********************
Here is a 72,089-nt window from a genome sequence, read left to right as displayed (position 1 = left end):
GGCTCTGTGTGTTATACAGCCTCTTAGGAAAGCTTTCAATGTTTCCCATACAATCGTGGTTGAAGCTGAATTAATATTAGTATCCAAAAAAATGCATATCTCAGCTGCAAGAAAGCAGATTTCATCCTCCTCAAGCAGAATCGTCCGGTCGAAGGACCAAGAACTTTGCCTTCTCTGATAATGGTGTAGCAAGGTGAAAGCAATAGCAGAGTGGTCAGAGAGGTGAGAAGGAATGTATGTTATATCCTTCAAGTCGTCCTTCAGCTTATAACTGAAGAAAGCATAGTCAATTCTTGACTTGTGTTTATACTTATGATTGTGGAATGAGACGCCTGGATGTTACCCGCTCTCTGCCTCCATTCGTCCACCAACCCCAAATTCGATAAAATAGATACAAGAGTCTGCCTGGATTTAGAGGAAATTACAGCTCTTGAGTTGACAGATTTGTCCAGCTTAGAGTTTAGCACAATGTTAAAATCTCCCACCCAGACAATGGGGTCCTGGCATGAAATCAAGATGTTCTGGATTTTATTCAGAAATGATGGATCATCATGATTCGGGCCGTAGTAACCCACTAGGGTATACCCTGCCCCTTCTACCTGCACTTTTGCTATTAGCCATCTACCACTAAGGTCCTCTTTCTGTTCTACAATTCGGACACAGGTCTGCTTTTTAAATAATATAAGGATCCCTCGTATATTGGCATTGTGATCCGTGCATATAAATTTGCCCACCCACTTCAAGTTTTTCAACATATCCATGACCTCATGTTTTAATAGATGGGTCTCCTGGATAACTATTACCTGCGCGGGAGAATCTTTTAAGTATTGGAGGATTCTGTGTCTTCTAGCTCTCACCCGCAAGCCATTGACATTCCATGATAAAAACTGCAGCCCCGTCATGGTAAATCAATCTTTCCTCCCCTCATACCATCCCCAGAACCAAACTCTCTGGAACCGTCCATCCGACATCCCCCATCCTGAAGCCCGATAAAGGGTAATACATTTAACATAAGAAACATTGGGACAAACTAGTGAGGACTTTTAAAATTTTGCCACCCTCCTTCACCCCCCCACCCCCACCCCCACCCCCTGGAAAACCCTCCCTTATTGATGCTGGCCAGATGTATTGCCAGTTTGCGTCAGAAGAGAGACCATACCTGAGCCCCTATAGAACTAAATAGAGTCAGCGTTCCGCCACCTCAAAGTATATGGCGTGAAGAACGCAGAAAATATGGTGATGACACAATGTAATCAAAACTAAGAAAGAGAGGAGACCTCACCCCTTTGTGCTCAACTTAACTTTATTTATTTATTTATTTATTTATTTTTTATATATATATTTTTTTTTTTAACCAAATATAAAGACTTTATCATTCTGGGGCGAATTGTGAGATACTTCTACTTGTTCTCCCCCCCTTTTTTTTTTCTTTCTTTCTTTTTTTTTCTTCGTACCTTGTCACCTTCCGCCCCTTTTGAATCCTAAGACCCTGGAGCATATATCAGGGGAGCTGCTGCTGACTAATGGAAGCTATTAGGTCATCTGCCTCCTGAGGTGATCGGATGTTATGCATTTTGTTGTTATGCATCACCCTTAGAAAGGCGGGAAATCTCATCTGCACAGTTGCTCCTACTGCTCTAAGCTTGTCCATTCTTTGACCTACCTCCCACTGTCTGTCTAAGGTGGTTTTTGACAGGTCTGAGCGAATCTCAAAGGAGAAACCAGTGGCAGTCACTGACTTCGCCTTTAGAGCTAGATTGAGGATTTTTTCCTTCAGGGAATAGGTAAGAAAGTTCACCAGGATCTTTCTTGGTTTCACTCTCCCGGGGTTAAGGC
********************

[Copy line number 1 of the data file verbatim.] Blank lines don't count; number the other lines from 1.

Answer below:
Here is a 72,089-nt window from a genome sequence, read left to right as displayed (position 1 = left end):